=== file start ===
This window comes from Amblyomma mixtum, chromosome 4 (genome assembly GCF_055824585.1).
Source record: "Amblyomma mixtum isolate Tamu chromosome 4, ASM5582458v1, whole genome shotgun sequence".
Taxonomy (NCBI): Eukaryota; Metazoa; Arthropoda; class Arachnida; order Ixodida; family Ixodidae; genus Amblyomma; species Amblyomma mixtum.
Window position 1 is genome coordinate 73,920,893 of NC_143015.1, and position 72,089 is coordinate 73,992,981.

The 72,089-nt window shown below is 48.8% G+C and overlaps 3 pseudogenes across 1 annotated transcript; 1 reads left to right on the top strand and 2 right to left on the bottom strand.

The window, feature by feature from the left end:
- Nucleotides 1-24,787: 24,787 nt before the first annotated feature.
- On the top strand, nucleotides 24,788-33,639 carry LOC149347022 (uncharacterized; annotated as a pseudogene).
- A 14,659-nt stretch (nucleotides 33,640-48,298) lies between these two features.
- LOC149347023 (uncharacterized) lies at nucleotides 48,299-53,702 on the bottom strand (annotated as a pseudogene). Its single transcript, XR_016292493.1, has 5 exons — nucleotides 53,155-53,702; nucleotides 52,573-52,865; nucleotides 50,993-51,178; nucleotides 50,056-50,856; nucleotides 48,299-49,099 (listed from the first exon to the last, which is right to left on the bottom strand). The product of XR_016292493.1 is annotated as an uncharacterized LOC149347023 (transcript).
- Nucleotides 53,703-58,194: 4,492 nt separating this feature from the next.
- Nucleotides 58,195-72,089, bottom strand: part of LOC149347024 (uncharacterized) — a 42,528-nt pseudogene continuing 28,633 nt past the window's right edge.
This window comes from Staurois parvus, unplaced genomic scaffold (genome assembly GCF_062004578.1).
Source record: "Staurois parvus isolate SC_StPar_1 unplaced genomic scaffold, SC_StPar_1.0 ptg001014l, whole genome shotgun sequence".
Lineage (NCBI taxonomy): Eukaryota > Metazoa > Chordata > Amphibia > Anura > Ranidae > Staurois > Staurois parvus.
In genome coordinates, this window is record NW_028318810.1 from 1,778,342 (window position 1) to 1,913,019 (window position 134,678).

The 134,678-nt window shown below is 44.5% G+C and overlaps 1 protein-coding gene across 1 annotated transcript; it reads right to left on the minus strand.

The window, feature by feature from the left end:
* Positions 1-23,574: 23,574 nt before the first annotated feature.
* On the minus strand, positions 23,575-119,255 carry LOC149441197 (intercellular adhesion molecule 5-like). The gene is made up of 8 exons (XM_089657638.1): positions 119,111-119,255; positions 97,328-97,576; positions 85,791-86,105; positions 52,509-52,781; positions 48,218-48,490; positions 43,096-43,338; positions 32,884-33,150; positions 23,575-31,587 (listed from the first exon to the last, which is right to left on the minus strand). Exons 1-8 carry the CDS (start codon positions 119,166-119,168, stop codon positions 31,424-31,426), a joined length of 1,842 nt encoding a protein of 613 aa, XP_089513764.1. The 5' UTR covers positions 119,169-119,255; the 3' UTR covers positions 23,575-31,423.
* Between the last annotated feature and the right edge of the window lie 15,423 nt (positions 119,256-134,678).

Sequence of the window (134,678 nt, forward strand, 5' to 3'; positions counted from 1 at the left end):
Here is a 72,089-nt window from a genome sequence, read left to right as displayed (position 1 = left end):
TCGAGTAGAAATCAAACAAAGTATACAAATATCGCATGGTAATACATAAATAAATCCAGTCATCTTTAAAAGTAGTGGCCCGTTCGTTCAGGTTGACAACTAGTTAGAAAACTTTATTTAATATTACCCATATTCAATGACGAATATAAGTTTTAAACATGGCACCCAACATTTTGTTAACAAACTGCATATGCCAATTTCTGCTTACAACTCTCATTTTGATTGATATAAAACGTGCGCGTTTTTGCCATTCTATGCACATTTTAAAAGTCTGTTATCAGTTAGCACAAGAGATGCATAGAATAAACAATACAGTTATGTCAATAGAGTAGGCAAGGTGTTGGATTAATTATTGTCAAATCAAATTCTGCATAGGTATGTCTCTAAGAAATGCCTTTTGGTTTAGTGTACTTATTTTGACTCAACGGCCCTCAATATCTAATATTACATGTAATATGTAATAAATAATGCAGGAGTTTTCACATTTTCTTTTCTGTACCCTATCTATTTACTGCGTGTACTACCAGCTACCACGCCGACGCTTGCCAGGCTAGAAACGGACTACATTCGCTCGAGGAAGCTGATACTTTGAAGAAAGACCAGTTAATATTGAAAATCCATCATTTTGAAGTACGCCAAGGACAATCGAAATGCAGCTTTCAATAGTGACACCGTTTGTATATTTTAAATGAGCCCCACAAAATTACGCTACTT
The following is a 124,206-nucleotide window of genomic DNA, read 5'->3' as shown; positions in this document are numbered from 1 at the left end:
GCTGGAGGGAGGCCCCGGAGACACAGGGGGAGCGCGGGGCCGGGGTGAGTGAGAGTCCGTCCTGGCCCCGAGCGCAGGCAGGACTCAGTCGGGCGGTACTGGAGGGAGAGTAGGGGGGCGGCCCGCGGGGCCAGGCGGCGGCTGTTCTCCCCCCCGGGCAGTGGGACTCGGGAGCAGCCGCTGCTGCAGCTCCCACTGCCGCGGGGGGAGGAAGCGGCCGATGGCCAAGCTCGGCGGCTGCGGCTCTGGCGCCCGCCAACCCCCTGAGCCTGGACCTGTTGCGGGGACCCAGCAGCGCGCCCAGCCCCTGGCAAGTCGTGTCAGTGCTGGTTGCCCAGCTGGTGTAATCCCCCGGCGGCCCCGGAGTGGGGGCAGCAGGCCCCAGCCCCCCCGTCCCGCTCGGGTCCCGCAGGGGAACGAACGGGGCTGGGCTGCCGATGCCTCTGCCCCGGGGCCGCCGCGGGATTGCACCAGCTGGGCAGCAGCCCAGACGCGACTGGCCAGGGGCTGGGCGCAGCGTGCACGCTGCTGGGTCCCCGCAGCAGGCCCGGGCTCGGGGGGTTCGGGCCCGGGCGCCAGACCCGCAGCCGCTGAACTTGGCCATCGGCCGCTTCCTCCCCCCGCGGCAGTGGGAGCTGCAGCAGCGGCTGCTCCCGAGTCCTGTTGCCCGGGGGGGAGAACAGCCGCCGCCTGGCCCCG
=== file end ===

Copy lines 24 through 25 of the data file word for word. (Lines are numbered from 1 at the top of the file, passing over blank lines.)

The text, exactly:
TCGAGTAGAAATCAAACAAAGTATACAAATATCGCATGGTAATACATAAATAAATCCAGTCATCTTTAAAAGTAGTGGCCCGTTCGTTCAGGTTGACAACTAGTTAGAAAACTTTATTTAATATTACCCATATTCAATGACGAATATAAGTTTTAAACATGGCACCCAACATTTTGTTAACAAACTGCATATGCCAATTTCTGCTTACAACTCTCATTTTGATTGATATAAAACGTGCGCGTTTTTGCCATTCTATGCACATTTTAAAAGTCTGTTATCAGTTAGCACAAGAGATGCATAGAATAAACAATACAGTTATGTCAATAGAGTAGGCAAGGTGTTGGATTAATTATTGTCAAATCAAATTCTGCATAGGTATGTCTCTAAGAAATGCCTTTTGGTTTAGTGTACTTATTTTGACTCAACGGCCCTCAATATCTAATATTACATGTAATATGTAATAAATAATGCAGGAGTTTTCACATTTTCTTTTCTGTACCCTATCTATTTACTGCGTGTACTACCAGCTACCACGCCGACGCTTGCCAGGCTAGAAACGGACTACATTCGCTCGAGGAAGCTGATACTTTGAAGAAAGACCAGTTAATATTGAAAATCCATCATTTTGAAGTACGCCAAGGACAATCGAAATGCAGCTTTCAATAGTGACACCGTTTGTATATTTTAAATGAGCCCCACAAAATTACGCTACTT
The following is a 124,206-nucleotide window of genomic DNA, read 5'->3' as shown; positions in this document are numbered from 1 at the left end: